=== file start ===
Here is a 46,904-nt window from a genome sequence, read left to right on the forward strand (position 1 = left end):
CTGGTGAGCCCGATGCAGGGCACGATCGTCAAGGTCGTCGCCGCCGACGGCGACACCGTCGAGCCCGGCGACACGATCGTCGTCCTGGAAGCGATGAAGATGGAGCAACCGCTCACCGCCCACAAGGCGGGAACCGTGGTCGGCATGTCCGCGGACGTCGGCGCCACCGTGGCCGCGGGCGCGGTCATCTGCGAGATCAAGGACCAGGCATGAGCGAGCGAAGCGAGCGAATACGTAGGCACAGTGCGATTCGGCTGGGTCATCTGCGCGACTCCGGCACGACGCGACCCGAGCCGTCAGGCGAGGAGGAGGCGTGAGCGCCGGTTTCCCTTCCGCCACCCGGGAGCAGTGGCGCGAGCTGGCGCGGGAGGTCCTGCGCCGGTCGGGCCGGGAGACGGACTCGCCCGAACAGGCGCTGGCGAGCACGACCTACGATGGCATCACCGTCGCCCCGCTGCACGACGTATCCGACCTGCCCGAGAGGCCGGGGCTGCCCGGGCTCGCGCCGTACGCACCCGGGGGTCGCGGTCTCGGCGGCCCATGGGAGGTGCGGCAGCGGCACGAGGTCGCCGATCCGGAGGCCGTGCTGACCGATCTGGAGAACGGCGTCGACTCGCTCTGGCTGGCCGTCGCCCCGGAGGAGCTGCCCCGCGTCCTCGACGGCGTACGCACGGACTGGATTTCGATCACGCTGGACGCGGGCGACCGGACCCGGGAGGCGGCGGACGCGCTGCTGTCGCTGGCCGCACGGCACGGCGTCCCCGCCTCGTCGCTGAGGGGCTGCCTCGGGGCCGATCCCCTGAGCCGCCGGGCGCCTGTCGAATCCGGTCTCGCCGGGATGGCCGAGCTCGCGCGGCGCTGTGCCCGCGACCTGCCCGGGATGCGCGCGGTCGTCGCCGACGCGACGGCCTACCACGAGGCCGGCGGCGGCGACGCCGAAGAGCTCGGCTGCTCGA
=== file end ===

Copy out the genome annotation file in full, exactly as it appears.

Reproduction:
Here is a 46,904-nt window from a genome sequence, read left to right on the forward strand (position 1 = left end):
CTGGTGAGCCCGATGCAGGGCACGATCGTCAAGGTCGTCGCCGCCGACGGCGACACCGTCGAGCCCGGCGACACGATCGTCGTCCTGGAAGCGATGAAGATGGAGCAACCGCTCACCGCCCACAAGGCGGGAACCGTGGTCGGCATGTCCGCGGACGTCGGCGCCACCGTGGCCGCGGGCGCGGTCATCTGCGAGATCAAGGACCAGGCATGAGCGAGCGAAGCGAGCGAATACGTAGGCACAGTGCGATTCGGCTGGGTCATCTGCGCGACTCCGGCACGACGCGACCCGAGCCGTCAGGCGAGGAGGAGGCGTGAGCGCCGGTTTCCCTTCCGCCACCCGGGAGCAGTGGCGCGAGCTGGCGCGGGAGGTCCTGCGCCGGTCGGGCCGGGAGACGGACTCGCCCGAACAGGCGCTGGCGAGCACGACCTACGATGGCATCACCGTCGCCCCGCTGCACGACGTATCCGACCTGCCCGAGAGGCCGGGGCTGCCCGGGCTCGCGCCGTACGCACCCGGGGGTCGCGGTCTCGGCGGCCCATGGGAGGTGCGGCAGCGGCACGAGGTCGCCGATCCGGAGGCCGTGCTGACCGATCTGGAGAACGGCGTCGACTCGCTCTGGCTGGCCGTCGCCCCGGAGGAGCTGCCCCGCGTCCTCGACGGCGTACGCACGGACTGGATTTCGATCACGCTGGACGCGGGCGACCGGACCCGGGAGGCGGCGGACGCGCTGCTGTCGCTGGCCGCACGGCACGGCGTCCCCGCCTCGTCGCTGAGGGGCTGCCTCGGGGCCGATCCCCTGAGCCGCCGGGCGCCTGTCGAATCCGGTCTCGCCGGGATGGCCGAGCTCGCGCGGCGCTGTGCCCGCGACCTGCCCGGGATGCGCGCGGTCGTCGCCGACGCGACGGCCTACCACGAGGCCGGCGGCGGCGACGCCGAAGAGCTCGGCTGCTCGA